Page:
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Open source group wants mandatory code review

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More than one-fourth of defective implantable medical devices discovered this year were probably the result of bugs in the software used to control them, a group advocating open source software claimed in a report that argues against the use of proprietary code in the life-saving products.

Although the pacemakers, implantable cardioverter defibrillators and other IMDs, or implantable medical devices, are heavily regulated by the US Food and Drug Administration, the source code for their underlying software is deemed the exclusive property of its manufacturers, the Software Freedom Law Center wrote in the report. As a result, doctors and patients are barred from scrutinizing the code for defects that could result in life-threatening conditions.

"Though the surge in IMD treatment over the past decade has had undeniable health benefits, device failures have also had fatal consequences," the authors wrote. "Research indicates that as IMD usage grows, the frequency of potentially fatal software glitches, accidental device malfunctions, and the possibility of malicious attacks will grow."

In the first half of this year, the FDA recalled 23 devices because there was a "reasonable probability that use of these products will cause serious adverse health consequences or death," according to the report. At least six of those defects likely stemmed from software bugs. One defibrillator recalled by a subsidiary of Medtronic had been the subject of failure reports that spanned its entire eight-year history including one "unconfirmed adverse patient event," the report claimed.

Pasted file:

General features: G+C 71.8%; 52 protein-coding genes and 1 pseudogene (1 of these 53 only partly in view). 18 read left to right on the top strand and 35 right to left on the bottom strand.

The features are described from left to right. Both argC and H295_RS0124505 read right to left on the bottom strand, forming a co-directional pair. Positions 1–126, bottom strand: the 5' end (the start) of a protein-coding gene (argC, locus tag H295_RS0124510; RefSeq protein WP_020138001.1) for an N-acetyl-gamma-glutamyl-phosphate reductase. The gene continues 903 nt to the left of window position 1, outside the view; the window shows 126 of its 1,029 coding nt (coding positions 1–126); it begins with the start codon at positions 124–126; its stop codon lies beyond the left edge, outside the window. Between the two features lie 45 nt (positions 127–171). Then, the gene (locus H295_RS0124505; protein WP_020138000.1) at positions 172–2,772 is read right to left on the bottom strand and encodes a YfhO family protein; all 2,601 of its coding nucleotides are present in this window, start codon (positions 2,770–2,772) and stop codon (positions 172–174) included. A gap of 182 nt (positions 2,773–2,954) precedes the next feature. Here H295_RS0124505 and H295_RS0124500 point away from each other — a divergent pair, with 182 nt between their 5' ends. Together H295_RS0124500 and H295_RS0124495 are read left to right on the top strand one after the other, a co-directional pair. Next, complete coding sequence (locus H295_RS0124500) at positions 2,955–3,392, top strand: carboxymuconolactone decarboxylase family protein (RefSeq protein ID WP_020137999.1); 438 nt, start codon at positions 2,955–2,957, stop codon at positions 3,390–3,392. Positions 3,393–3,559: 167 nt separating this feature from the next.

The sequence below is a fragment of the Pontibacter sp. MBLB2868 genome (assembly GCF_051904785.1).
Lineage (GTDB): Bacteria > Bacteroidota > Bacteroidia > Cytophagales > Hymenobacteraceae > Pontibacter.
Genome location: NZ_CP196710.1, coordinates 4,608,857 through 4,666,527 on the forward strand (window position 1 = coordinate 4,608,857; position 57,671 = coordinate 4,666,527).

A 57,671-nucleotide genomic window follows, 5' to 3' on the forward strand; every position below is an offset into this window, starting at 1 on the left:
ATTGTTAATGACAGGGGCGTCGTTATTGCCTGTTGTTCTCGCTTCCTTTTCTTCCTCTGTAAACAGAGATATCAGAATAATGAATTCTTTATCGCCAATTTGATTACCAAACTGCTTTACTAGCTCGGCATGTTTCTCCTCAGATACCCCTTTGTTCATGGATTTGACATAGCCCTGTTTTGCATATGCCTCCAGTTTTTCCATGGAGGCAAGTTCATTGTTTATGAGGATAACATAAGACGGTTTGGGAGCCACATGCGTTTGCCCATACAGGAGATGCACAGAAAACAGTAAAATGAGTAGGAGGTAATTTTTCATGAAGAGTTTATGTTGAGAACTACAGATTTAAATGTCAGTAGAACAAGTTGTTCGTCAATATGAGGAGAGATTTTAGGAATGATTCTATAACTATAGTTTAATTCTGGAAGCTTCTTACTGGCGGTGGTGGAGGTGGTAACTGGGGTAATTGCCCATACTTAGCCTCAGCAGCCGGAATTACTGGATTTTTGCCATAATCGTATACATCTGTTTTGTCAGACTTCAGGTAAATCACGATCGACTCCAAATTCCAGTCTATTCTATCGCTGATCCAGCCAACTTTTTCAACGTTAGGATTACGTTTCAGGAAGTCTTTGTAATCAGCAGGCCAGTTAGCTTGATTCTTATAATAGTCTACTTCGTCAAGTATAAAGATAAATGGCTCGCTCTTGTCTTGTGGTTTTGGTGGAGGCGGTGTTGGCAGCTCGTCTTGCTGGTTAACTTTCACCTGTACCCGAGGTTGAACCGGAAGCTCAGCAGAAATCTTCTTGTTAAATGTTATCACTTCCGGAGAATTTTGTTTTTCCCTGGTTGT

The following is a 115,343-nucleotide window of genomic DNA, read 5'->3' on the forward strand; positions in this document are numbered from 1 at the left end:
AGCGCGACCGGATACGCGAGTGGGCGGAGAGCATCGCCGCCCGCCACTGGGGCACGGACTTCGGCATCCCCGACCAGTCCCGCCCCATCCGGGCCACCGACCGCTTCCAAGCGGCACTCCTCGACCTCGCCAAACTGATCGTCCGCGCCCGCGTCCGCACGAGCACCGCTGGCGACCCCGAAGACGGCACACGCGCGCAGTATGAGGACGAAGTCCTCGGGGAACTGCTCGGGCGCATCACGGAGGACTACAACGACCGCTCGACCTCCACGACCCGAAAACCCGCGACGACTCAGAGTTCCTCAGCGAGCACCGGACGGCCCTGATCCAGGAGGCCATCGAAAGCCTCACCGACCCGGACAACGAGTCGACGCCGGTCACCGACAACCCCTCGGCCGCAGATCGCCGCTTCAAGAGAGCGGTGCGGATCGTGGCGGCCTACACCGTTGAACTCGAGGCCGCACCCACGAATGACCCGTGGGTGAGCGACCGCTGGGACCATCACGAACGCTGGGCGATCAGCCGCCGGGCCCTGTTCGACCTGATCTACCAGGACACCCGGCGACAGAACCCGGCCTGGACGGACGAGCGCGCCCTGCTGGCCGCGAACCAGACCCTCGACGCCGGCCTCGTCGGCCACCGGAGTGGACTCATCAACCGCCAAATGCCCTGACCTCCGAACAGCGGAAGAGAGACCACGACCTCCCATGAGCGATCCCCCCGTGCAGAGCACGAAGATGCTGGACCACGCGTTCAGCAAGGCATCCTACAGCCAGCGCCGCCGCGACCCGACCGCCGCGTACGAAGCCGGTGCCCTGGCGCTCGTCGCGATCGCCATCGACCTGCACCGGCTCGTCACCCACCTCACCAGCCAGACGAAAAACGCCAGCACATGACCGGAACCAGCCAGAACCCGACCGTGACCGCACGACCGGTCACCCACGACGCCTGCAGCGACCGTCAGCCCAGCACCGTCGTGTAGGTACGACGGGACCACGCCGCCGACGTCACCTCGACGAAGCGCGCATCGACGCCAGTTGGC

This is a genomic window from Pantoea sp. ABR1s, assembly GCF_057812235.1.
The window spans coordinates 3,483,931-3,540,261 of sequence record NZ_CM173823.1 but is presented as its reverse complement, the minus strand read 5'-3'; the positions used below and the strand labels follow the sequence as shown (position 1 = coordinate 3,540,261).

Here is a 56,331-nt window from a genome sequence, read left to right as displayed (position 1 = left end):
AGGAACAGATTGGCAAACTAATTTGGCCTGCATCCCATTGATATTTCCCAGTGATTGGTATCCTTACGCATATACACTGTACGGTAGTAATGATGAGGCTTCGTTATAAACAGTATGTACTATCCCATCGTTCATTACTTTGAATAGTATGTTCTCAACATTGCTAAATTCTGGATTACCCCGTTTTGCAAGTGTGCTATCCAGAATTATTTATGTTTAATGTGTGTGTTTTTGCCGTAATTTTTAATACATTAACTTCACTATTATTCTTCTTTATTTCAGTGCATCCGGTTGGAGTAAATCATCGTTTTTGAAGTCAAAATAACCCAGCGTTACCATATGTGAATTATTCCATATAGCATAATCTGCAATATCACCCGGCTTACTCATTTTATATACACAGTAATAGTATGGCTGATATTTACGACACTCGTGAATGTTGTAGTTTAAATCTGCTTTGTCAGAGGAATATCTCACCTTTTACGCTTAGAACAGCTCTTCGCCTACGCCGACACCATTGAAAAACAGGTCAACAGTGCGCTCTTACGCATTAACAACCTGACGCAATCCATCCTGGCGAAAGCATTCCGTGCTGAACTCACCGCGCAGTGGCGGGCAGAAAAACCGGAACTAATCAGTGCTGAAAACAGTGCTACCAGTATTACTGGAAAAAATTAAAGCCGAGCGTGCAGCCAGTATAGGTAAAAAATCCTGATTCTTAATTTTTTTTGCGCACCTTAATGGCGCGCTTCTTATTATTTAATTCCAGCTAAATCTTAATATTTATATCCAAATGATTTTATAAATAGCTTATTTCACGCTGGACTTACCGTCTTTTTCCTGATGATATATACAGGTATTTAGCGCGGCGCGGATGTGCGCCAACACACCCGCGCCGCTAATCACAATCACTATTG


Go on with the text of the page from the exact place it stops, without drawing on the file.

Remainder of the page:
Chris Garland, an executive with the company said the recalled device was an external defibrillator used by paramedics and emergency personnel, and not one implanted in patients, as the report suggests.

From 1997 to 2003, at least 212 deaths resulted from defects in five different brands of defibrillators.

The report comes as researchers over the past few years have warned that implantable devices, particularly newer ones that are remotely controlled using radio signals, are vulnerable to attacks that can cause the devices to malfunction or expose vital signs and other sensitive patient data. Researchers have struggled to devise ways to secure the devices against tampering without preventing doctors from accessing them in the event of an emergency. Protections based on ultrasound waves and password tattoos are two of the proposed solutions.

The non-profit software group has offered a new approach: requiring device manufacturers to make all source code publicly auditable.

"Our intention is to demonstrate that auditable medical device software would mitigate the privacy and security risks in IMDs by reducing the occurrence of source code bugs and the potential for malicious device hacking in the long-term," the report states. "Although there is no way to eliminate software vulnerabilities entirely, this paper demonstrates that free and open source medical device software would improve the safety of patients with IMDs, increase the accountability of device manufacturers, and address some of the legal and regulatory constraints of the current regime."

The report, titled "Killed by Code: Software Transparency in Implantable Medical Devices," is here. ®

This article was updated to make clear that software defects are likely the cause of one-quarter of the recalls. It was also updated to add comment from Medtronic.

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